Brexit could hit funding for north's universities, report warns
BREXIT could affect universities' ability to carry out research, the Royal Irish Academy has warned.
A report from a taskforce, led by former Ulster University Vice Chancellor Professor Gerry McKenna, found that the north will be badly affected by the loss of European Union funds.
It said the north's universities, which are already underfunded, could lose money for essential research and skills.
The report made several recommendations including keeping fees at their present level and increased support for all-Ireland university bodies. It suggested that if funding from EU projects is halted after Brexit the British government should match and ring-fence the same funds.
Professor McKenna said the north's higher education sector could become isolated from both Britain and the Republic.
He said there was a "real danger that post-Brexit, individual universities and research funding agencies in the UK and Ireland, while recognising the mutual potential benefits of UK-Ireland collaboration in EU-funded programmes, may not perceive the Northern Ireland universities as being essential to their strategic plans".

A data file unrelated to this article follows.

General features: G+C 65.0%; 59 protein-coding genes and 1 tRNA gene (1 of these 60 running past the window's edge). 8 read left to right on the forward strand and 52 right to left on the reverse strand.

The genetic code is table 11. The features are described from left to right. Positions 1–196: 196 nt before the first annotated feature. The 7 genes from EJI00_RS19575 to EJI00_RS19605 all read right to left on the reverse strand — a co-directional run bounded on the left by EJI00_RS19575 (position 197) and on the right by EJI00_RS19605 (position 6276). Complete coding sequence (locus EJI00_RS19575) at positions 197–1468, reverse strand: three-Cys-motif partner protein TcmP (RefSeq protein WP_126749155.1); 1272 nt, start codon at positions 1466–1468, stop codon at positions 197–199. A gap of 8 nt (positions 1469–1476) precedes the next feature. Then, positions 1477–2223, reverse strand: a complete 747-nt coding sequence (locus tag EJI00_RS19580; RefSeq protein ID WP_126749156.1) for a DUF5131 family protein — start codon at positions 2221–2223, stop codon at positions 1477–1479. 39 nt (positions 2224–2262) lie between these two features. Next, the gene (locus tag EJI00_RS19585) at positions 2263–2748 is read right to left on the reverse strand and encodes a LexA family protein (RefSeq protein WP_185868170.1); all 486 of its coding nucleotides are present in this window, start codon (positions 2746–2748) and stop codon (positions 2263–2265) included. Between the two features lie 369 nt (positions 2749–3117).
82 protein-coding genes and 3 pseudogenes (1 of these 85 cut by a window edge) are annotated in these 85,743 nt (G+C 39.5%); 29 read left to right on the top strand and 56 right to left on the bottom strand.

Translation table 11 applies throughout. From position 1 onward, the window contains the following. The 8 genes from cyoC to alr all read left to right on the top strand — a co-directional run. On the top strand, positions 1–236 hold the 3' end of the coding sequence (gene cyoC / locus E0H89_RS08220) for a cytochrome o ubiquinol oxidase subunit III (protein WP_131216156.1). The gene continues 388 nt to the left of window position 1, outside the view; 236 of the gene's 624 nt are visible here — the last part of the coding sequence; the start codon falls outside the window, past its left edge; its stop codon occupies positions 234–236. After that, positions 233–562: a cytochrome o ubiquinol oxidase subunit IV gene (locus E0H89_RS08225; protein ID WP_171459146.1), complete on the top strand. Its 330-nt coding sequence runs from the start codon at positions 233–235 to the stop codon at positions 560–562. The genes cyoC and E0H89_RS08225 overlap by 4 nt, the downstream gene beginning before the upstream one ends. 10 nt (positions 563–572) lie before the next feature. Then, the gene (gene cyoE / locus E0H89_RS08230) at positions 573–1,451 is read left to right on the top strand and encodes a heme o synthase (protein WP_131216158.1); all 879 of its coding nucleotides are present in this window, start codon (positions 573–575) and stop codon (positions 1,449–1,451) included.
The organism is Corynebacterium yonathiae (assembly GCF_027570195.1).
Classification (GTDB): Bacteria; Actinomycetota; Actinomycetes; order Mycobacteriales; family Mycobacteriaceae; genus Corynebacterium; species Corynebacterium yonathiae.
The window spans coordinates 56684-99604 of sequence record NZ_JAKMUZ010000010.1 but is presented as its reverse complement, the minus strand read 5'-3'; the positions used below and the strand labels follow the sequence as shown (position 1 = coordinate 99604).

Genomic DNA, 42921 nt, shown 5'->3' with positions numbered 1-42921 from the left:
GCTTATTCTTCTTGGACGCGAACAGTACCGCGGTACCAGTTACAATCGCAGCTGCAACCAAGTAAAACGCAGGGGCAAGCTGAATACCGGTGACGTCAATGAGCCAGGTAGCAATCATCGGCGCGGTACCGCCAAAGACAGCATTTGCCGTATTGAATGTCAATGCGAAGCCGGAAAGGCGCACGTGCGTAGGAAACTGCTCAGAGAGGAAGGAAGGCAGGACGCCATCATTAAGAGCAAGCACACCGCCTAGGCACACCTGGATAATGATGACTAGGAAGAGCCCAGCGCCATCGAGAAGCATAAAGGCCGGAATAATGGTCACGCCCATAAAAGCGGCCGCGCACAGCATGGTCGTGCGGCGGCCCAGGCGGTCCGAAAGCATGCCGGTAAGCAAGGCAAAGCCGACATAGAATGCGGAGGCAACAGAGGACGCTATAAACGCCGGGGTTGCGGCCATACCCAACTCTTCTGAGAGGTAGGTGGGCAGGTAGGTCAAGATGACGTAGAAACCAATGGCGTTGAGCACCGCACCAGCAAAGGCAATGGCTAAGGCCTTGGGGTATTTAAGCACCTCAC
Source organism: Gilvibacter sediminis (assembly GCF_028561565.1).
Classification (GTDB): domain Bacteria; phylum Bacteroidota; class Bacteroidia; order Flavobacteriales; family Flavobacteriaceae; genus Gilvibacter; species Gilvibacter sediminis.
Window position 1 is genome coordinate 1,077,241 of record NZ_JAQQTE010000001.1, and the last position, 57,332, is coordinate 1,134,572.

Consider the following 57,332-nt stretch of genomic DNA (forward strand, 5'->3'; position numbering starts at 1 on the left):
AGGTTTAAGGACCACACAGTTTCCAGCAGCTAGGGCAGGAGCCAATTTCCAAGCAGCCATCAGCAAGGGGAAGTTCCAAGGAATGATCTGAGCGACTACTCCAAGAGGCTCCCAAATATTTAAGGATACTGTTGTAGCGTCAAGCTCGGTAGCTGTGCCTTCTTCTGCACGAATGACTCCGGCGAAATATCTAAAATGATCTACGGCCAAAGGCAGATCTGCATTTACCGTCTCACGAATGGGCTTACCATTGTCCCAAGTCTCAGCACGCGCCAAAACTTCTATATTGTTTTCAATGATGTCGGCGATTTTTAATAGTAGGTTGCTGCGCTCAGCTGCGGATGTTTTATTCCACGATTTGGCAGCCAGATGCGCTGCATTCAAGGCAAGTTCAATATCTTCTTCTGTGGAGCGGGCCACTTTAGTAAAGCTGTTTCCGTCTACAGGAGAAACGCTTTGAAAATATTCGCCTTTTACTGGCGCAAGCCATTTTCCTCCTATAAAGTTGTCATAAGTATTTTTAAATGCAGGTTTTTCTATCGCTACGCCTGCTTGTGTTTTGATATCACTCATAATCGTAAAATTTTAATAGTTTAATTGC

“In such a scenario the local universities could find themselves relatively isolated, both within the UK and on the island of Ireland. Such a scenario would be detrimental to Northern Ireland and in contravention of the objectives of the Good Friday Agreement," he said.
Meanwhile, NUS-USI president Olivia Potter-Hughes has said there must be no decrease in international students in the north after the UK leaves the EU.
Ms Potter-Hughes was responding to news that international students are worth £170m to the Northern Ireland economy.
"We believe guarantees are vital to protect student and apprentice mobility cross-border, and we want the common travel area to be protected," she said.
"NUS-USI also believes continued access to EU funding on teaching and learning, EU student and academic mobility and exchange programmes is essential. Also, there must be no increase in fees or additional barriers put in place for students studying on a cross-border or EU-wide basis."